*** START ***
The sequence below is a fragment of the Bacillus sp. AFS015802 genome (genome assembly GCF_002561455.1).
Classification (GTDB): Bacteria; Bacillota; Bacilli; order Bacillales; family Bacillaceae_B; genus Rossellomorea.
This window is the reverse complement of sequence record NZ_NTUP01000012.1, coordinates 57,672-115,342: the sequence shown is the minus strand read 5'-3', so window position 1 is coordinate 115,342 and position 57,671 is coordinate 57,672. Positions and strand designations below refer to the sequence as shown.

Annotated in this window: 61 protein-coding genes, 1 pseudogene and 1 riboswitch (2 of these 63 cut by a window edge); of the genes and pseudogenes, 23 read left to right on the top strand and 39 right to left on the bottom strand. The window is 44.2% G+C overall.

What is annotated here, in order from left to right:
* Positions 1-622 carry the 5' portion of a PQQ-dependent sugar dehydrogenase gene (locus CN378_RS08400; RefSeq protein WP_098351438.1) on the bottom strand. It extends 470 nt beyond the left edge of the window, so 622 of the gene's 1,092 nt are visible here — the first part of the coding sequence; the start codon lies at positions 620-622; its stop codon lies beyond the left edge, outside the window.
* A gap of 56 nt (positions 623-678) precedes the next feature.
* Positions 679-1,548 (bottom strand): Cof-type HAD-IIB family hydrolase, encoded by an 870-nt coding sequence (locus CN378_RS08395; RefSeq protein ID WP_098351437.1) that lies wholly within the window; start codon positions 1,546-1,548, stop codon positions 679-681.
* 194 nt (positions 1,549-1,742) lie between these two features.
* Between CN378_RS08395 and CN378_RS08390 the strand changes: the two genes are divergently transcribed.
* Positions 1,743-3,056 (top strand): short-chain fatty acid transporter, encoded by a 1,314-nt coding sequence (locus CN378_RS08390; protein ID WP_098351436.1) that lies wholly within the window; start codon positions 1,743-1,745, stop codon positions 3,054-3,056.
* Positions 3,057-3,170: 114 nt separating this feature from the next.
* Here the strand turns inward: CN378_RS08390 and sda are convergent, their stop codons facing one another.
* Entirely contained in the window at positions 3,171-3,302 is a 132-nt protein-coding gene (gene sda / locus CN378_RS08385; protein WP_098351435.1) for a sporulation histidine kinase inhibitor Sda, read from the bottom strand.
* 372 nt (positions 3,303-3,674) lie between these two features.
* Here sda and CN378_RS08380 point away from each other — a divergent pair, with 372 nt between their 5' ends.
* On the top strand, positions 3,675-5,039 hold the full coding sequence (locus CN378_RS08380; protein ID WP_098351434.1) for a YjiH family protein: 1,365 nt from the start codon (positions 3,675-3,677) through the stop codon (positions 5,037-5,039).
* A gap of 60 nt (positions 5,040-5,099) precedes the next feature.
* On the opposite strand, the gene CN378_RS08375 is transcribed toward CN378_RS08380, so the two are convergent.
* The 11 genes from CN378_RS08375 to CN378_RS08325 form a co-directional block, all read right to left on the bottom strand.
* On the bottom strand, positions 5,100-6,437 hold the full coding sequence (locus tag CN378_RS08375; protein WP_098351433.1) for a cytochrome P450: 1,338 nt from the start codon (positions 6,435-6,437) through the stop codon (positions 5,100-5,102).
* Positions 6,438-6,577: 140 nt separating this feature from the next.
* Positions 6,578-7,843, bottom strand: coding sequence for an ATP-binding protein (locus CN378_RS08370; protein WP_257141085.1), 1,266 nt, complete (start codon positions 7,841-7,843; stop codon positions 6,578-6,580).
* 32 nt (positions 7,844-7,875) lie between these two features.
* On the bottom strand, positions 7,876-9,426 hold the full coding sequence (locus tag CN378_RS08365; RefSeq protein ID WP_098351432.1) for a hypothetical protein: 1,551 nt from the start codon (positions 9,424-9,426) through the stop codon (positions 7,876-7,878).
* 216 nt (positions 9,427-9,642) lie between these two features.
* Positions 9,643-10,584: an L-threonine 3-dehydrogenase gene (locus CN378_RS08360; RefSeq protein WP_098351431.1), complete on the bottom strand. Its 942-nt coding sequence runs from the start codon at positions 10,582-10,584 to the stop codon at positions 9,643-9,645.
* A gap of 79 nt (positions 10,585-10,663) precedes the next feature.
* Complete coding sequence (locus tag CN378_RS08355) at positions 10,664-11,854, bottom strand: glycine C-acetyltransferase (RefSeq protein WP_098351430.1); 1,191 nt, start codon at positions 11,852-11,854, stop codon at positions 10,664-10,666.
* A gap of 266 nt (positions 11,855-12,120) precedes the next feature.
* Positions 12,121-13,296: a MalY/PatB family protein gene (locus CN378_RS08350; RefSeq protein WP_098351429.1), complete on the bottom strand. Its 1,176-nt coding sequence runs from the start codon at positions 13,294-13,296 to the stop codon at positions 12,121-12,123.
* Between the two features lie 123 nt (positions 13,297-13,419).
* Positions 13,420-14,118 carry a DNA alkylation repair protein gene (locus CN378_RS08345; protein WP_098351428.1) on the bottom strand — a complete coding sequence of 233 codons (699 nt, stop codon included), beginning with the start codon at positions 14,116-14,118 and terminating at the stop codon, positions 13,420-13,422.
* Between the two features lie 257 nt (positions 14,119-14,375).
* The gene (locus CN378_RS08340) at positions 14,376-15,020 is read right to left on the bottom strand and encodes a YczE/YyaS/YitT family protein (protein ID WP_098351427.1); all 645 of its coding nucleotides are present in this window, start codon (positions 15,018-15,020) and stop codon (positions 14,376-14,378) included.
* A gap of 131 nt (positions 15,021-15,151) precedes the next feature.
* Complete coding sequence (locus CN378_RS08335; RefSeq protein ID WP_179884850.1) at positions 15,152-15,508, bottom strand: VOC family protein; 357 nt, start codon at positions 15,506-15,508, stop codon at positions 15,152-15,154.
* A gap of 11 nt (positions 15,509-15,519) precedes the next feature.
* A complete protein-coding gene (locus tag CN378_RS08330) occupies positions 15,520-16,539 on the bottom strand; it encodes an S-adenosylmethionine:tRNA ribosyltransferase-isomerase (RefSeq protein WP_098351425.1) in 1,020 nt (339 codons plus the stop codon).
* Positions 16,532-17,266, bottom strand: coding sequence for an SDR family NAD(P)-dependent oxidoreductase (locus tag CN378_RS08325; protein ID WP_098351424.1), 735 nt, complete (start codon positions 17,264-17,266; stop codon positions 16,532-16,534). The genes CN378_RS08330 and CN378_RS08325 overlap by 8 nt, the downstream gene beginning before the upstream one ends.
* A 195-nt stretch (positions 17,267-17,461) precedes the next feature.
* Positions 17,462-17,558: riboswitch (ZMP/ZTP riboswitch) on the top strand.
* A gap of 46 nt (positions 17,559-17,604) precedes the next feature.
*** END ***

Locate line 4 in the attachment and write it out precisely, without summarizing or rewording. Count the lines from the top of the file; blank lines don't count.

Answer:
Annotated in this window: 61 protein-coding genes, 1 pseudogene and 1 riboswitch (2 of these 63 cut by a window edge); of the genes and pseudogenes, 23 read left to right on the top strand and 39 right to left on the bottom strand. The window is 44.2% G+C overall.